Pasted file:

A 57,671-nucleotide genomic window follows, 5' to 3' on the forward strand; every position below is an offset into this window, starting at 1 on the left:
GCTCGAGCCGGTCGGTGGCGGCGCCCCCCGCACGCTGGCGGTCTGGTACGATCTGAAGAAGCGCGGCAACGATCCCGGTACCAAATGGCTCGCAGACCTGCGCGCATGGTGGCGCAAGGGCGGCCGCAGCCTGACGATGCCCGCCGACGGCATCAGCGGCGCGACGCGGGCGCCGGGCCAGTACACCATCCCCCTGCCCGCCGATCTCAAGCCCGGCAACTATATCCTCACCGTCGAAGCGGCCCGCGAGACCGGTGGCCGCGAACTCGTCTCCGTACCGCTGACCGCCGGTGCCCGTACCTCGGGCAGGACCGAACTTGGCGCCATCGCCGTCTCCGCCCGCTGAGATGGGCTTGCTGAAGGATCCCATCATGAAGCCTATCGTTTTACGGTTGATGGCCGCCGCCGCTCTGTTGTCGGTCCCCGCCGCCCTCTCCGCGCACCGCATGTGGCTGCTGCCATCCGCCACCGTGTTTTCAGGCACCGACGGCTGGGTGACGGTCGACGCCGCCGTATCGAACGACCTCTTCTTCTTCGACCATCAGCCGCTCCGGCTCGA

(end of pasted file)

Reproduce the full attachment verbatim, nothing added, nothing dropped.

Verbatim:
A 57,671-nucleotide genomic window follows, 5' to 3' on the forward strand; every position below is an offset into this window, starting at 1 on the left:
GCTCGAGCCGGTCGGTGGCGGCGCCCCCCGCACGCTGGCGGTCTGGTACGATCTGAAGAAGCGCGGCAACGATCCCGGTACCAAATGGCTCGCAGACCTGCGCGCATGGTGGCGCAAGGGCGGCCGCAGCCTGACGATGCCCGCCGACGGCATCAGCGGCGCGACGCGGGCGCCGGGCCAGTACACCATCCCCCTGCCCGCCGATCTCAAGCCCGGCAACTATATCCTCACCGTCGAAGCGGCCCGCGAGACCGGTGGCCGCGAACTCGTCTCCGTACCGCTGACCGCCGGTGCCCGTACCTCGGGCAGGACCGAACTTGGCGCCATCGCCGTCTCCGCCCGCTGAGATGGGCTTGCTGAAGGATCCCATCATGAAGCCTATCGTTTTACGGTTGATGGCCGCCGCCGCTCTGTTGTCGGTCCCCGCCGCCCTCTCCGCGCACCGCATGTGGCTGCTGCCATCCGCCACCGTGTTTTCAGGCACCGACGGCTGGGTGACGGTCGACGCCGCCGTATCGAACGACCTCTTCTTCTTCGACCATCAGCCGCTCCGGCTCGA